Aggressive Accounting

Aggressive Accounting

The practice of incorrectly recognizing revenue in order to please investors. Aggressive accounting seeks to falsely inflate stock prices by improperly reporting income, failing to capitalize expenses, hiding losses in subsidiaries, or otherwise misrepresenting the company's financial state. In the early 2000s, aggressive accounting came into focus in the United States when it was revealed that Enron and several other companies were using the practice. See also: Sarbanes-Oxley Act of 2002.
References in periodicals archive ?
Hillman has been deemed by Bally's Audit Committee to have created a "culture that encouraged aggressive accounting," which ultimately led to the Company's financial restatements issued on November 30, 2005.
In February and May 2013, Barron's questioned Linn's aggressive accounting practices.
The aggressive accounting measures identified by AIG and historical unique governance have resulted in concerns over internal controls.
However, in two articles published in February 2013 (just prior to the announcement of the transaction with Berry) and in May 2013, Barron's questioned Linn's aggressive accounting practices.
heightens the risk of internal control breakdowns, potentially aggressive accounting, and restatement risk;
Avoids Stocks With Aggressive Accounting, Owns Stocks With High Quality Earnings
Investigation finds both responsible for multiple accounting errors and for creating a culture of aggressive accounting.
Footnoted's research staff pores over hundreds of SEC filings a day to unearth critical information buried in the fine print, such as evidence of aggressive accounting, excessive compensation, or the type of questionable self-dealing that can indicate more serious problems at a company.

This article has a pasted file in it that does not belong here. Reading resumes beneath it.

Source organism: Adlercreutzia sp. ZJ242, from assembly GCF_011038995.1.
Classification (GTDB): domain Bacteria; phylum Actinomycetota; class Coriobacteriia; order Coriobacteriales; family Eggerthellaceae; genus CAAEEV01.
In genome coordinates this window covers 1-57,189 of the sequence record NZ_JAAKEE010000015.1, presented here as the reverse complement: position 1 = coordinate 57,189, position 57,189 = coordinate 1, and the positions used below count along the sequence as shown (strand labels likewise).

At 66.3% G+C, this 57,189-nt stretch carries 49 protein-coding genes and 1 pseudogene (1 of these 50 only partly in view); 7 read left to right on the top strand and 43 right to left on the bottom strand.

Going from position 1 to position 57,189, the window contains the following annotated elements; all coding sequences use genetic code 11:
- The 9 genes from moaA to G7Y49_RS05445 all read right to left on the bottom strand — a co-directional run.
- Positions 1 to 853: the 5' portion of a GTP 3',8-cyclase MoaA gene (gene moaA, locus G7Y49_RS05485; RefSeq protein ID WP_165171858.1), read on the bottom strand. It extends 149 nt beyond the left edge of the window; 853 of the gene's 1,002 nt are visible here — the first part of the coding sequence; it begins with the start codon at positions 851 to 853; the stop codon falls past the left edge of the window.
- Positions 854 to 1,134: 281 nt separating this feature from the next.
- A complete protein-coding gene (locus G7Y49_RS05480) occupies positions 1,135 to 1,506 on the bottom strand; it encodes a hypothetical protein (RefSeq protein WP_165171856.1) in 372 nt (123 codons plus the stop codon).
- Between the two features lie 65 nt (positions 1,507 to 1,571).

The total accrual scoring system, called the Advisen Total Accrual Measure (ATACm), leverages recent academic research into aggressive accounting practices and applies it specifically to the D&O insurance markets for the first time.
NEW YORK -- 172 Basis Point Spread Differential Established Between Issuers With Most and Least Aggressive Accounting
CFRA rates quality-of-earnings at public companies, warning investors, creditors and other stakeholders about companies displaying deteriorating operational indicators or employing unusual or aggressive accounting practices, and reporting favorably on public companies with strong operational health and appropriate accounting policies.
Analysts review whether a company has instituted major changes in accounting procedures, overuses "one-time" charges, or applies aggressive accounting methods, among other practices.